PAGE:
Before the chemicals can be released on to the unsuspecting public
they must be tested "to ensure safety" but this is not as effective
as it may seem.
Some test animals have been bred to be more susceptible to chemically induced problems that others.
Some tests, such as the hen test, which supposedly determines if an OP pesticide can cause delayed neurological problems are of questionable merit.
In this test for example the hens may be given the antidote and protective treatment both before and several times after the poison dose is administered and yet if the hen does not develop symptoms the chemical is still regarded as safe even if some die in the process.
Humans do not always have the opportunity to receive the antidote - not even if they have already been poisoned.
The Ames tests utilises bacteria and the effects of the chemical on them to determine mutagenic properties but some pesticides commonly used have been shown to mutate these bacteria and yet are still cleared as "safe" despite the obvious risks.
It would seem that the regulators see these problems but clear the
chemical with a request for more testing to fill the gaps in the data
and confirm the accepted safety levels.
Sadly this means that chemicals are released into the environment and we are then dependent on the monitoring process to confirm or refute any problems which should have been dealt with before common use.
Post market monitoring is dependent on observation. Any exposed victim has to first know about the exposure, which is not always obvious, as is found with pesticide residues in food, and must then link the symptoms with the exposure, which without the knowledge is impossible.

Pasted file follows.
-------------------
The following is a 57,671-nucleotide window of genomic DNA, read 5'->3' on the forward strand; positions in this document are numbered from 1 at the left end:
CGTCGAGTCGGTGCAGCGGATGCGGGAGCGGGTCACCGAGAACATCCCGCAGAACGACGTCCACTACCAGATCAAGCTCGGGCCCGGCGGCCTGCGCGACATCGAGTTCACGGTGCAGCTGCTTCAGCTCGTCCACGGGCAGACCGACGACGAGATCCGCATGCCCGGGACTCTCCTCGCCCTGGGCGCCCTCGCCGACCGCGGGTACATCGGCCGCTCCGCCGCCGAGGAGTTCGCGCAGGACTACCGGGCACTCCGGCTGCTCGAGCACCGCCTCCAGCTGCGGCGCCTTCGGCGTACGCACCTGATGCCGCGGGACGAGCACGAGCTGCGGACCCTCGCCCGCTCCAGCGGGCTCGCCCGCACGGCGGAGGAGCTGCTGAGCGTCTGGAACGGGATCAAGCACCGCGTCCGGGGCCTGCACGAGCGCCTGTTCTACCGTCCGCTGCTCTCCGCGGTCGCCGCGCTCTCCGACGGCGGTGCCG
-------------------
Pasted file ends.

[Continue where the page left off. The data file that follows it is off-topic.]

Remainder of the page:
We are therefore reliant almost entirely on the regulatory system and the medical profession if we are to properly monitor chemicals after release into the environment.
Unfortunately most Doctors are not trained in toxicology and therefore
misdiagnosis is a frequent problem. If the Doctor makes the wrong
diagnosis he may treat the symptoms without knowing the cause and this
presents its own deadly dangers. Many of the drugs used to treat
symptoms such as are presented by natural diseases are contraindicated
in pesticide poisoning and can serve to worsen the condition.
If the Doctor does not realise what has happened he will assume wrongly that other diseases are present and the real cause will remain unknown.
Doctors call in specialists but often this is too late as the drugs may mask the real cause.
Poisoning experts are often linked to the chemical companies and many
a victim has found the wrong testing procedures performed.
Examples have been reported where tests for organochlorines now found in almost everyone have been negative in poisoned subjects. Others poisoned by organophosphates have found themselves tested for organochlorines, again with negative results.
The simple way to hide the truth is to fail to look in the right place.
A poisoned individual may become disabled and if eligible a claim might
be made for Social Security Benefit under the Industrial Injuries Act.
Even if the victim had undergone thorough medical investigation by a specialist hospital over the course of two weeks as an in-patient and had the supporting medical opinion of the head of a poisons unit there is no likelihood of qualifying for the rightful benefit.
Social Security doctors are not normally specialists in the field of poisoning and they do not have access to the expensive procedures required to make such a diagnosis but they are prepared to over-rule specialist opinion in order to deny the victim's rights.
The poisoning victim may then appeal but the new medical examination
may well be a sham. The new reasons for denial of eligibility may
even be quoted word for word from the earlier Social Security report.